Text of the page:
Let’s pretend for a moment that you are a point of sale (POS) system looking to sell your product. Perhaps you target restaurants, because they fit your ideal customer profile. You may have performed well with them in the past, so you continue searching for other look-a-likes in the same industry. But what happens when you throw a new industry in for comparison?

addressable market

On the surface, with solely the firmographic data taken into account, the mechanic appears to have a lower success rate than the restaurants. This is where most marketers end their targeting exercise and launch campaigns targeted solely at restaurants. But look at how the success rates change when you add additional business signals:

addressable market

With the additional signals taken into account, the business in a new and unexpected industry has a significantly higher likelihood of success than a formerly considered look-a-like.

This example reveals that before you deeming a category unfit, make sure you are looking at the best possible predictors of success. This advanced segmentation uncovered a more effective go to market strategy than the original idea to sell to restaurants.

In this case, social media presence was more indicative of success than industry. 

The restaurant segment performed well because restaurants are more likely to be socially savvy than other small business industries. This new perspective with additional business signals revealed almost as high of a success with mechanics that were on Facebook as with restaurants on Facebook.

Discover the Size of the Market Opportunity

Once an ideal customer profile is solidified, the next step is to figure out how large the market opportunity is that fits the description.

Understanding your total addressable market will help you answer 4 key questions:

  • How long will my sales pipeline remain satisfied?
  • What is the real size of the market?
  • How many prospects can I expect?
  • What is the potential revenue for a particular quarter or year?

You can think of your total addressable market as the sum of your ideal buyer profile look-a-likes.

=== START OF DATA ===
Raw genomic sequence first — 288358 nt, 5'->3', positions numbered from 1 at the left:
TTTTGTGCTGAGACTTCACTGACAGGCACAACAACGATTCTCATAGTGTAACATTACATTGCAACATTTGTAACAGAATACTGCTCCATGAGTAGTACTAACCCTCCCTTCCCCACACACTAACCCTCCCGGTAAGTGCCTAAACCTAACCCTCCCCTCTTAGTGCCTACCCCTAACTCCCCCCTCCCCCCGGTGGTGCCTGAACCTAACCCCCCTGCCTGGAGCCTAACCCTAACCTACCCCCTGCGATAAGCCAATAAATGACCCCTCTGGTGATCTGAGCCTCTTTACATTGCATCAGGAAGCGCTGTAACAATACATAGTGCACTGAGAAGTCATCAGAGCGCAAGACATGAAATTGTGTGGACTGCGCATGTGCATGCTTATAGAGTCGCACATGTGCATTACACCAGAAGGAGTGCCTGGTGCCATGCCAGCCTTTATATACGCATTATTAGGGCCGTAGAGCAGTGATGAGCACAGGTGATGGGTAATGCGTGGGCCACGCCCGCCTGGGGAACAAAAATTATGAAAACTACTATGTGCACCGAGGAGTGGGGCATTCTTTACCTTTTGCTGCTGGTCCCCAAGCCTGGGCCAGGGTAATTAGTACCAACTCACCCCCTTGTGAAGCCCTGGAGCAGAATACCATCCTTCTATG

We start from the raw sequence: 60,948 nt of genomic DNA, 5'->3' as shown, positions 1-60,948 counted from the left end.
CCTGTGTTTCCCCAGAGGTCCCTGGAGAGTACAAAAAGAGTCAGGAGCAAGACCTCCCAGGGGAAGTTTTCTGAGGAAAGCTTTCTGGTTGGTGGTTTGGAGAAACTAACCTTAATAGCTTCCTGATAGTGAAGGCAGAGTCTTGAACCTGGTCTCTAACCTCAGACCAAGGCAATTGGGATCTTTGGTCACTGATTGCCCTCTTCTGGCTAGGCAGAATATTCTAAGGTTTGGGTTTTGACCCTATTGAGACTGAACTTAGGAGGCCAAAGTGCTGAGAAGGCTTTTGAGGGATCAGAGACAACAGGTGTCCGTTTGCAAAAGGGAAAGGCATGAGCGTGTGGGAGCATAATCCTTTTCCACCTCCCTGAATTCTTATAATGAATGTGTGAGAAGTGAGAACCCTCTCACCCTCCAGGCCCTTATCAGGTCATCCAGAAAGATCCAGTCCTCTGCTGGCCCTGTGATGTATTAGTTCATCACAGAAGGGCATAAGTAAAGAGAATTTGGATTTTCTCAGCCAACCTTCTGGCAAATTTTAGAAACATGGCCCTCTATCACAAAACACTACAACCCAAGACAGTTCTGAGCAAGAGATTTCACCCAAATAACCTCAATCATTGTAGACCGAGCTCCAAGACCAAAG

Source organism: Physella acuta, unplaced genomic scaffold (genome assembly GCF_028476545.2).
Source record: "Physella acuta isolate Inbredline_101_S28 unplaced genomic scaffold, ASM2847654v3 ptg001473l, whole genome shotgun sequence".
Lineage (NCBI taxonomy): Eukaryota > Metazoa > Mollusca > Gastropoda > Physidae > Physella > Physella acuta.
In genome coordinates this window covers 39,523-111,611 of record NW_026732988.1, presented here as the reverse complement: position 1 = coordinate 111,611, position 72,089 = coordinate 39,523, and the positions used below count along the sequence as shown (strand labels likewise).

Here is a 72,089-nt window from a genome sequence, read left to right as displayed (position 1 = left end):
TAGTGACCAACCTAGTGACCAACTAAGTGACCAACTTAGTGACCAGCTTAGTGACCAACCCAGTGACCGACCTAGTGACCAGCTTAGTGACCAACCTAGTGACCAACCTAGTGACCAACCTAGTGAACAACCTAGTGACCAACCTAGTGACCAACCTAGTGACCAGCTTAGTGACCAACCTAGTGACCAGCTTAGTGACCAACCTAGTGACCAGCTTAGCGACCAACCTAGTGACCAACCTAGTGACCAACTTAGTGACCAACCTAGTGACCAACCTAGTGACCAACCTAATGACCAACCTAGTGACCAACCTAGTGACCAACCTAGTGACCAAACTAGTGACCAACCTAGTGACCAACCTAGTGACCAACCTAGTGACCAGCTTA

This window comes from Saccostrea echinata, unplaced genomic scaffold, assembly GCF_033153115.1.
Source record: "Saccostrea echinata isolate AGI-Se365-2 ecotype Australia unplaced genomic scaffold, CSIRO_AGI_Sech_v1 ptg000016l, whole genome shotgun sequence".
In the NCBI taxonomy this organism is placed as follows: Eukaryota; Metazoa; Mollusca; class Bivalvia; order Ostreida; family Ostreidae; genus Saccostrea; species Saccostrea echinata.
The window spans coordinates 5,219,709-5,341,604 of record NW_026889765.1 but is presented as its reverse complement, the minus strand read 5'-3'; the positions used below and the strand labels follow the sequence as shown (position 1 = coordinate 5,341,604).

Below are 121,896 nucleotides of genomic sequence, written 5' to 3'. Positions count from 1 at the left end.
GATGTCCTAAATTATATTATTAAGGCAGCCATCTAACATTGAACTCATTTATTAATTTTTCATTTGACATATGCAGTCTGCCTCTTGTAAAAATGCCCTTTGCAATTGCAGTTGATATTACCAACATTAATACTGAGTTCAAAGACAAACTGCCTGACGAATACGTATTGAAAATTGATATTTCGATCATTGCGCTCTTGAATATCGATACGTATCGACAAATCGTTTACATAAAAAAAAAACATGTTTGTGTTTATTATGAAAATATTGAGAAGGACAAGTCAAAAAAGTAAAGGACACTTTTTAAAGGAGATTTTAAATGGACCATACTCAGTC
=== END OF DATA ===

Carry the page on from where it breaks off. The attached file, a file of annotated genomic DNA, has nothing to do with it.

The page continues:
Let’s look at two scenarios to help understand how valuable it is to understand total addressable market for a product or service.

In this first scenario below, you have a segment that has a very high success rate compared to your typical conversion rate. Here is a highly targeted segment with an impressive success rate of 85.7%:
addressable marketsegmentation

It is clear that this segment will perform well. However, the addressable market opportunity – as shown in the number of new and open records – is small. This segment should still be used, but it will soon need expansion to provide a full sales pipeline and fuel sufficient business growth.

Below is another scenario for comparison with one signal removed to widen the net of potential businesses.


In the second scenario, you have a segment that converts at a lower success rate, but with a much larger market opportunity available to target – as shown in the number of new and open records. Even though the success rate is lower in this scenario, it still has a high success rate at 67.7% – and is well worth targeting. The sheer volume of the potential in the new and open records make up for the slightly lower success rate.

The results from the second scenario are more helpful in determining the size and scope of the total addressable market because it is scalable. Continue this analysis process with additional high performing segments that have ample market opportunity to effectively visualize your total addressable market.